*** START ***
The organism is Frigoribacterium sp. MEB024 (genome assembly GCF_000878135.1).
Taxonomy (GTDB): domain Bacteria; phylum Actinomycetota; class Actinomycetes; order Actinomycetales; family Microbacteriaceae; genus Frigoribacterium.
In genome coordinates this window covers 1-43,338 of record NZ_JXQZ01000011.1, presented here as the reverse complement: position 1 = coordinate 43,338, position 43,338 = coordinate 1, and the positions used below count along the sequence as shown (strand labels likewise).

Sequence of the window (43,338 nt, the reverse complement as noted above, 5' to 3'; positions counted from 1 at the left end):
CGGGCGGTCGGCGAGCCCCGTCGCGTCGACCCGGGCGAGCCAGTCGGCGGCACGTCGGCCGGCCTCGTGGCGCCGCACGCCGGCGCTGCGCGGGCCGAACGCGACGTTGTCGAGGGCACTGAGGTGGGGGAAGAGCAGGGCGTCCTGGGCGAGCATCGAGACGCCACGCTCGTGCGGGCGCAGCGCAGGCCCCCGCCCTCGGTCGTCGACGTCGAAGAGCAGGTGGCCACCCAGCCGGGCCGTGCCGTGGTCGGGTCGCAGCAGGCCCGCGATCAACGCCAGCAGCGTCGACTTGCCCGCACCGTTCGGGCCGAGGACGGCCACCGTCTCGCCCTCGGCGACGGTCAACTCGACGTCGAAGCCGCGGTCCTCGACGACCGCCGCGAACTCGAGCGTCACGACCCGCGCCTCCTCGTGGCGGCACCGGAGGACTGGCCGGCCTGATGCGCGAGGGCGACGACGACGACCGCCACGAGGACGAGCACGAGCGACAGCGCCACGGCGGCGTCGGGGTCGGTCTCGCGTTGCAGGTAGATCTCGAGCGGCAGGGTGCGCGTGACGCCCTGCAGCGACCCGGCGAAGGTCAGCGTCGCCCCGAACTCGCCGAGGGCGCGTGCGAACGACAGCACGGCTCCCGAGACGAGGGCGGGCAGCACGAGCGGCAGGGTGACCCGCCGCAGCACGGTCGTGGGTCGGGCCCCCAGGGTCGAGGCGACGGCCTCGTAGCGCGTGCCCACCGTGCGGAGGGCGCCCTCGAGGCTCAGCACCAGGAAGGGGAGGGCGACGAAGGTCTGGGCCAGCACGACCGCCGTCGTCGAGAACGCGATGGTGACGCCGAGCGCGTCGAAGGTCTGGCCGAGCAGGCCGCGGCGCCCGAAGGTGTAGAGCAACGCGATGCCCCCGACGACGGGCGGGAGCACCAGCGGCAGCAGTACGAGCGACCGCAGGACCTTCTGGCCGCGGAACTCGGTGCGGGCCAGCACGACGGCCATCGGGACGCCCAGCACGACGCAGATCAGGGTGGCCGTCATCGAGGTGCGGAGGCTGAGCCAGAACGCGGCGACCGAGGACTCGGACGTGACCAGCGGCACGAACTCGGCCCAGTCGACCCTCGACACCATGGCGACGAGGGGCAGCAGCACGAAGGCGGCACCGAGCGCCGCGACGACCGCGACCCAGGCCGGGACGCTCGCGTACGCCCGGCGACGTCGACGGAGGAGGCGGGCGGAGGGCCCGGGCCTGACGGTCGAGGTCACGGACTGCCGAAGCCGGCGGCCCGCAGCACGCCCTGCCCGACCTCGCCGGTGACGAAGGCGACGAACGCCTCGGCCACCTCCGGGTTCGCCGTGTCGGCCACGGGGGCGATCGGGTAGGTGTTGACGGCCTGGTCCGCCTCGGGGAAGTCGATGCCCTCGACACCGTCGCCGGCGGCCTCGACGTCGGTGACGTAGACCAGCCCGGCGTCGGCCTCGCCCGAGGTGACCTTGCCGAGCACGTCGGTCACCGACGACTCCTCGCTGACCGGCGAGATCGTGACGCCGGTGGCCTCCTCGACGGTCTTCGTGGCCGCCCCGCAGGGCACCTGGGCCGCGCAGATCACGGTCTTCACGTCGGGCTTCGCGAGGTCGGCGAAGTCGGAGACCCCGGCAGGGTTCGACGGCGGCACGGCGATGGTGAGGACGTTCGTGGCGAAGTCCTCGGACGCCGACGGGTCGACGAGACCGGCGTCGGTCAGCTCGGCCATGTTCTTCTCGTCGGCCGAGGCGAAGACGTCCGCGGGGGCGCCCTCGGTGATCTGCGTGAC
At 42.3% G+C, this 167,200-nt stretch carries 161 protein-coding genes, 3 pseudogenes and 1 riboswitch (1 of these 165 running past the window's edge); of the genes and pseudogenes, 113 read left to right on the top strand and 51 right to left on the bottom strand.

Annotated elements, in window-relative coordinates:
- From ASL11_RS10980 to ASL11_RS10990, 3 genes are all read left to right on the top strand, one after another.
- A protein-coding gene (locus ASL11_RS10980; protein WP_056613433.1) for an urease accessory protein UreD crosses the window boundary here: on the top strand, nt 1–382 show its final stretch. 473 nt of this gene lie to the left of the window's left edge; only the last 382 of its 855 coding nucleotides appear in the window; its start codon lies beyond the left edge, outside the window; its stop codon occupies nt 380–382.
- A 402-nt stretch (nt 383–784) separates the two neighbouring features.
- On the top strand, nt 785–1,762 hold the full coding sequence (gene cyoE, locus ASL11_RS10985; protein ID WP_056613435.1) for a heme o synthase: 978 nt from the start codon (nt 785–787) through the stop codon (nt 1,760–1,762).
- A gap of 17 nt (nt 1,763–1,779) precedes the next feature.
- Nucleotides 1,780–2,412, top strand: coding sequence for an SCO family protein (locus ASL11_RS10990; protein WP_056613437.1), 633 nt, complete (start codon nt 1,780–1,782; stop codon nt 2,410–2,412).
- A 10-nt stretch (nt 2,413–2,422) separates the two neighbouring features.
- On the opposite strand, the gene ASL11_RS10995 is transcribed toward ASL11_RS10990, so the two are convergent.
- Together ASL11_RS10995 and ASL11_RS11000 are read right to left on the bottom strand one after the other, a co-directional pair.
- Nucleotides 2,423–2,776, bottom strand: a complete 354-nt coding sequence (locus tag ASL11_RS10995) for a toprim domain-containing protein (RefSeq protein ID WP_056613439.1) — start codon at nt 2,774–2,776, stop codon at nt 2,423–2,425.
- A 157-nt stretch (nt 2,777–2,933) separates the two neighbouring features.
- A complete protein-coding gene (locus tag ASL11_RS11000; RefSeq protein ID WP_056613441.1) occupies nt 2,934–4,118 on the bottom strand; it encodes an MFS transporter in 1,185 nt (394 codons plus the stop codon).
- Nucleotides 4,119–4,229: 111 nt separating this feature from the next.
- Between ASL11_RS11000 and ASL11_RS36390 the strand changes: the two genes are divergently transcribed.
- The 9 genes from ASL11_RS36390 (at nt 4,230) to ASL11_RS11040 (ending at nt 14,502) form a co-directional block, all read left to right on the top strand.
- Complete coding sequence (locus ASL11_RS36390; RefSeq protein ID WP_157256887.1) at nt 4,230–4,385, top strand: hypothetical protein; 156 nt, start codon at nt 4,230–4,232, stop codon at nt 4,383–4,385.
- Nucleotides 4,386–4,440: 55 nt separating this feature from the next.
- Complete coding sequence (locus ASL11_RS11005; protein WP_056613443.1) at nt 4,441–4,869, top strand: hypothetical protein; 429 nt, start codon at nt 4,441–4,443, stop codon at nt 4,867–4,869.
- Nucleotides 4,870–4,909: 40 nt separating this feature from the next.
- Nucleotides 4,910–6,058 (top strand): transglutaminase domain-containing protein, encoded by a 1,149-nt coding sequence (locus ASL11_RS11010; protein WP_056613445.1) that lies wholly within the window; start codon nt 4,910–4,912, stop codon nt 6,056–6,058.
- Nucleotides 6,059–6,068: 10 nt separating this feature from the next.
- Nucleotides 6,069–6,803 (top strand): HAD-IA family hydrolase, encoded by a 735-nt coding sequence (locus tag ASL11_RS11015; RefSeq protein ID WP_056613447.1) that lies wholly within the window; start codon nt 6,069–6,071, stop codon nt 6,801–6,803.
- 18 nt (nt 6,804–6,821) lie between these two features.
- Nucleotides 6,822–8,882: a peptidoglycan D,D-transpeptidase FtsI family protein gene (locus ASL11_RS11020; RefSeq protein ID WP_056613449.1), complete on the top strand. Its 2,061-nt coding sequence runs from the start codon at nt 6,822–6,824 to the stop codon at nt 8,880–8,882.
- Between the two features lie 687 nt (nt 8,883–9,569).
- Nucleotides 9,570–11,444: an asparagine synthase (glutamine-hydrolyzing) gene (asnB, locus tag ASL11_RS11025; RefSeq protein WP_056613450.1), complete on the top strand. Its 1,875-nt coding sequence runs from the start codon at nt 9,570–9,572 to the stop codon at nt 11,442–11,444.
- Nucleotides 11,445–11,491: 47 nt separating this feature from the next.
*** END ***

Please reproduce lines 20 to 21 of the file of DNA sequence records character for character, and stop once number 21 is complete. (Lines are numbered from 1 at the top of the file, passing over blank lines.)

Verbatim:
- Nucleotides 4,119–4,229: 111 nt separating this feature from the next.
- Between ASL11_RS11000 and ASL11_RS36390 the strand changes: the two genes are divergently transcribed.